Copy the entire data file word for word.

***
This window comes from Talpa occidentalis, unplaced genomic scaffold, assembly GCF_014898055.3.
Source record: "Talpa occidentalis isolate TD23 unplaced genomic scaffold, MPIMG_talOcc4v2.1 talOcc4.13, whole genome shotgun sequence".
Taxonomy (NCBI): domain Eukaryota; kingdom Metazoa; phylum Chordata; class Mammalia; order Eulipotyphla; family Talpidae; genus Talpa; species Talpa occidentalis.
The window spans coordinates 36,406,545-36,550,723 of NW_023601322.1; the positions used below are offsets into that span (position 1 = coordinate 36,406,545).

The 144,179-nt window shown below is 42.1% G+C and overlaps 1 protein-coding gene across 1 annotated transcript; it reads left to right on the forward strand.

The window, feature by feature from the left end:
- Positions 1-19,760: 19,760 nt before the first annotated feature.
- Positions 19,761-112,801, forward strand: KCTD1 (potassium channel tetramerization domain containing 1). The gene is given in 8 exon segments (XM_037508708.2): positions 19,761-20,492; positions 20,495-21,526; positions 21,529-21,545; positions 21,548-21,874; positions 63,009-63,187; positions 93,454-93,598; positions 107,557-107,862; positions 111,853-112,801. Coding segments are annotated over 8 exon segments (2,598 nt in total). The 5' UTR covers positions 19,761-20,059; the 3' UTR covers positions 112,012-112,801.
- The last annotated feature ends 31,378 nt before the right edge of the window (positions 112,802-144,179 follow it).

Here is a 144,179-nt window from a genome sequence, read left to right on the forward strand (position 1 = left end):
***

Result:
This window comes from Talpa occidentalis, unplaced genomic scaffold, assembly GCF_014898055.3.
Source record: "Talpa occidentalis isolate TD23 unplaced genomic scaffold, MPIMG_talOcc4v2.1 talOcc4.13, whole genome shotgun sequence".
Taxonomy (NCBI): domain Eukaryota; kingdom Metazoa; phylum Chordata; class Mammalia; order Eulipotyphla; family Talpidae; genus Talpa; species Talpa occidentalis.
The window spans coordinates 36,406,545-36,550,723 of NW_023601322.1; the positions used below are offsets into that span (position 1 = coordinate 36,406,545).

The 144,179-nt window shown below is 42.1% G+C and overlaps 1 protein-coding gene across 1 annotated transcript; it reads left to right on the forward strand.

The window, feature by feature from the left end:
- Positions 1-19,760: 19,760 nt before the first annotated feature.
- Positions 19,761-112,801, forward strand: KCTD1 (potassium channel tetramerization domain containing 1). The gene is given in 8 exon segments (XM_037508708.2): positions 19,761-20,492; positions 20,495-21,526; positions 21,529-21,545; positions 21,548-21,874; positions 63,009-63,187; positions 93,454-93,598; positions 107,557-107,862; positions 111,853-112,801. Coding segments are annotated over 8 exon segments (2,598 nt in total). The 5' UTR covers positions 19,761-20,059; the 3' UTR covers positions 112,012-112,801.
- The last annotated feature ends 31,378 nt before the right edge of the window (positions 112,802-144,179 follow it).

Here is a 144,179-nt window from a genome sequence, read left to right on the forward strand (position 1 = left end):